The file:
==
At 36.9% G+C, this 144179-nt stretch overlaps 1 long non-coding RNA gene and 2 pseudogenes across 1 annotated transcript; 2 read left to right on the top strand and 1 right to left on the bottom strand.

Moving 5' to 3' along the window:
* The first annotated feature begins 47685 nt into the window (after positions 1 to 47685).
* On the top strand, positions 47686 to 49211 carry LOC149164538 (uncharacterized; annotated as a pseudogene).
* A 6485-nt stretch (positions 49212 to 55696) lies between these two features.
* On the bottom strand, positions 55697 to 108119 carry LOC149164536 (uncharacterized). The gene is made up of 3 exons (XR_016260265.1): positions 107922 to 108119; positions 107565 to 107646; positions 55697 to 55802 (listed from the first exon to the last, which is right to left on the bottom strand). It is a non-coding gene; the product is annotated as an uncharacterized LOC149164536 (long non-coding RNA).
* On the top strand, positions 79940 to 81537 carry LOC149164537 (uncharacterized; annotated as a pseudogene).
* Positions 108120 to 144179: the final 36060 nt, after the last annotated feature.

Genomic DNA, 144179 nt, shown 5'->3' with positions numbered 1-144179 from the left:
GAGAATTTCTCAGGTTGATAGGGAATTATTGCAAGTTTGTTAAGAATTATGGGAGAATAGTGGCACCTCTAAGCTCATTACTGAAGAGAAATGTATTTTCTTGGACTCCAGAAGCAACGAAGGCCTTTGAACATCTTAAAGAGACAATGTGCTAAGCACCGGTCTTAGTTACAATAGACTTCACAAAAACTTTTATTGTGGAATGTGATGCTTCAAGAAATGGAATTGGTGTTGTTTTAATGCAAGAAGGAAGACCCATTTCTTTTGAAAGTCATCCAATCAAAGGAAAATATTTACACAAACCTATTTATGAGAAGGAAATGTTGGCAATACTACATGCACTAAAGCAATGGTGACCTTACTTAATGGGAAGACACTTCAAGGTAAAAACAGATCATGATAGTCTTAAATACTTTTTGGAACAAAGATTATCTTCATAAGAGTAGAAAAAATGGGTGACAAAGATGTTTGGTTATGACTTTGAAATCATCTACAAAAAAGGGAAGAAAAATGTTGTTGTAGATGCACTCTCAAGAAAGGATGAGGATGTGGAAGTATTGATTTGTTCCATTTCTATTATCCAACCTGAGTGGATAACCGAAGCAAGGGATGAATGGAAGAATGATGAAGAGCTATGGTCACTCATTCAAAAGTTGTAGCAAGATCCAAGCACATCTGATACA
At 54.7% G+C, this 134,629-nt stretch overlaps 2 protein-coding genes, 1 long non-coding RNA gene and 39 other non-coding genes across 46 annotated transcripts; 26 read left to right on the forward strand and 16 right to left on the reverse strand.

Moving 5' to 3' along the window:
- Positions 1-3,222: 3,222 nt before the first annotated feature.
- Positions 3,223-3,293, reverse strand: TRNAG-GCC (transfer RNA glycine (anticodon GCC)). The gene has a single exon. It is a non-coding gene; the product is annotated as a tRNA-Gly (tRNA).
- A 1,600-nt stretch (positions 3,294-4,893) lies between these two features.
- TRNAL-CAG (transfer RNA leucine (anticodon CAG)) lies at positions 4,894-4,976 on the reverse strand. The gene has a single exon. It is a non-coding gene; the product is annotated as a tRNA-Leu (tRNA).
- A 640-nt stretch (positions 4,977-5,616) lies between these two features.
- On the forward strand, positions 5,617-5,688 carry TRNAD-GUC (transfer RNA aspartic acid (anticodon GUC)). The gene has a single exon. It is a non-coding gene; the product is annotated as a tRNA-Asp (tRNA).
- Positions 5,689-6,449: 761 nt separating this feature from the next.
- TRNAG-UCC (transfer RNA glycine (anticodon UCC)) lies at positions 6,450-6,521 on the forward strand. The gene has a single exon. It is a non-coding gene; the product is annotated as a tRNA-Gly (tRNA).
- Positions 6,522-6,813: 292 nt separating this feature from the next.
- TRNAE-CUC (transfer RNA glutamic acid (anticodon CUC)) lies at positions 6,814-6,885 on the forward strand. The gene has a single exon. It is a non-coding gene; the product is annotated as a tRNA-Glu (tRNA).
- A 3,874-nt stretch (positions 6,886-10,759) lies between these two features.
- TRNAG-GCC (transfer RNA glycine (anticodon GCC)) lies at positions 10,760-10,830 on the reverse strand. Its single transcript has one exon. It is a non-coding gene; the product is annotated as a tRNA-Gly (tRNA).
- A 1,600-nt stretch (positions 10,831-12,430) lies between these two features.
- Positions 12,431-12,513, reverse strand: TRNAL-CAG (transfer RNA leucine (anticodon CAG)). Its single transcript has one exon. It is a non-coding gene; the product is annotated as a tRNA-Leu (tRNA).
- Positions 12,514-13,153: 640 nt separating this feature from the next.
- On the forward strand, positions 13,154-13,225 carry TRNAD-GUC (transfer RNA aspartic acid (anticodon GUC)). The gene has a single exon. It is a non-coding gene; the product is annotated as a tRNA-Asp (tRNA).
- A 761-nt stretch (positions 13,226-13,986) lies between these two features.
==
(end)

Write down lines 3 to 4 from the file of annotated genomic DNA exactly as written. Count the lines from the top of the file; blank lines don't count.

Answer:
* The first annotated feature begins 47685 nt into the window (after positions 1 to 47685).
* On the top strand, positions 47686 to 49211 carry LOC149164538 (uncharacterized; annotated as a pseudogene).